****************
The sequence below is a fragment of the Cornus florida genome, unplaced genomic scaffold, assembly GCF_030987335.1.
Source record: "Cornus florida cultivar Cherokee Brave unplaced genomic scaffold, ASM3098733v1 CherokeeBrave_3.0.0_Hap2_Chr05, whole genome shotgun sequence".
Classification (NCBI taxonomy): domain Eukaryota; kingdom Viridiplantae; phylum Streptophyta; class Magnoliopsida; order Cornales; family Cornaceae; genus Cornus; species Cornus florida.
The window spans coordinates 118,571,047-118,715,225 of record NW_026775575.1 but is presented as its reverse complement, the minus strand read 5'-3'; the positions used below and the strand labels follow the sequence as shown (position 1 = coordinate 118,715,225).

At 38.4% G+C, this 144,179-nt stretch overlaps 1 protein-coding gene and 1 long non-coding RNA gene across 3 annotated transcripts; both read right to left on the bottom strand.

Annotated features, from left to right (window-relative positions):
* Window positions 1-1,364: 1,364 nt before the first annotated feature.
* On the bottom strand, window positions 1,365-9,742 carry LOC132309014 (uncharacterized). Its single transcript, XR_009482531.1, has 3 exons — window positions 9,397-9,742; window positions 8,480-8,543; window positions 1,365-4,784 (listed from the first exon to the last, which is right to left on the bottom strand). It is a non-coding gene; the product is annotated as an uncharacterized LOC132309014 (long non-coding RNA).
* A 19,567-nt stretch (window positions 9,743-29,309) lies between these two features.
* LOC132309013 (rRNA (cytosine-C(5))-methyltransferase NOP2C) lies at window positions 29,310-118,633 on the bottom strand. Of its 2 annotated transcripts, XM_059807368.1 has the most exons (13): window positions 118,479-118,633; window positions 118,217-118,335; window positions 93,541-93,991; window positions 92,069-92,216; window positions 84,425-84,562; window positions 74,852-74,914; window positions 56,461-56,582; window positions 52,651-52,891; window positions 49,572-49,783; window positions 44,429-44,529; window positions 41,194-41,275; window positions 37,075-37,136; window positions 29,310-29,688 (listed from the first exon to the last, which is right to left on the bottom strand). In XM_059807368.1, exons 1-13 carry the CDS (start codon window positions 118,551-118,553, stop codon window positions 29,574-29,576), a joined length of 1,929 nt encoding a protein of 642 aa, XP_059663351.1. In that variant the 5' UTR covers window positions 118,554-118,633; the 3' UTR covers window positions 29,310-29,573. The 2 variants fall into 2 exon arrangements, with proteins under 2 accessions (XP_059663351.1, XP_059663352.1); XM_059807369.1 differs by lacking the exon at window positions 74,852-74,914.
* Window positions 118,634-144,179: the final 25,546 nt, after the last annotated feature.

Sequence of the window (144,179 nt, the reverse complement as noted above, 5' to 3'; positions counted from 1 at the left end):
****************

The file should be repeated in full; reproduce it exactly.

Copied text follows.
The sequence below is a fragment of the Cornus florida genome, unplaced genomic scaffold, assembly GCF_030987335.1.
Source record: "Cornus florida cultivar Cherokee Brave unplaced genomic scaffold, ASM3098733v1 CherokeeBrave_3.0.0_Hap2_Chr05, whole genome shotgun sequence".
Classification (NCBI taxonomy): domain Eukaryota; kingdom Viridiplantae; phylum Streptophyta; class Magnoliopsida; order Cornales; family Cornaceae; genus Cornus; species Cornus florida.
The window spans coordinates 118,571,047-118,715,225 of record NW_026775575.1 but is presented as its reverse complement, the minus strand read 5'-3'; the positions used below and the strand labels follow the sequence as shown (position 1 = coordinate 118,715,225).

At 38.4% G+C, this 144,179-nt stretch overlaps 1 protein-coding gene and 1 long non-coding RNA gene across 3 annotated transcripts; both read right to left on the bottom strand.

Annotated features, from left to right (window-relative positions):
* Window positions 1-1,364: 1,364 nt before the first annotated feature.
* On the bottom strand, window positions 1,365-9,742 carry LOC132309014 (uncharacterized). Its single transcript, XR_009482531.1, has 3 exons — window positions 9,397-9,742; window positions 8,480-8,543; window positions 1,365-4,784 (listed from the first exon to the last, which is right to left on the bottom strand). It is a non-coding gene; the product is annotated as an uncharacterized LOC132309014 (long non-coding RNA).
* A 19,567-nt stretch (window positions 9,743-29,309) lies between these two features.
* LOC132309013 (rRNA (cytosine-C(5))-methyltransferase NOP2C) lies at window positions 29,310-118,633 on the bottom strand. Of its 2 annotated transcripts, XM_059807368.1 has the most exons (13): window positions 118,479-118,633; window positions 118,217-118,335; window positions 93,541-93,991; window positions 92,069-92,216; window positions 84,425-84,562; window positions 74,852-74,914; window positions 56,461-56,582; window positions 52,651-52,891; window positions 49,572-49,783; window positions 44,429-44,529; window positions 41,194-41,275; window positions 37,075-37,136; window positions 29,310-29,688 (listed from the first exon to the last, which is right to left on the bottom strand). In XM_059807368.1, exons 1-13 carry the CDS (start codon window positions 118,551-118,553, stop codon window positions 29,574-29,576), a joined length of 1,929 nt encoding a protein of 642 aa, XP_059663351.1. In that variant the 5' UTR covers window positions 118,554-118,633; the 3' UTR covers window positions 29,310-29,573. The 2 variants fall into 2 exon arrangements, with proteins under 2 accessions (XP_059663351.1, XP_059663352.1); XM_059807369.1 differs by lacking the exon at window positions 74,852-74,914.
* Window positions 118,634-144,179: the final 25,546 nt, after the last annotated feature.

Sequence of the window (144,179 nt, the reverse complement as noted above, 5' to 3'; positions counted from 1 at the left end):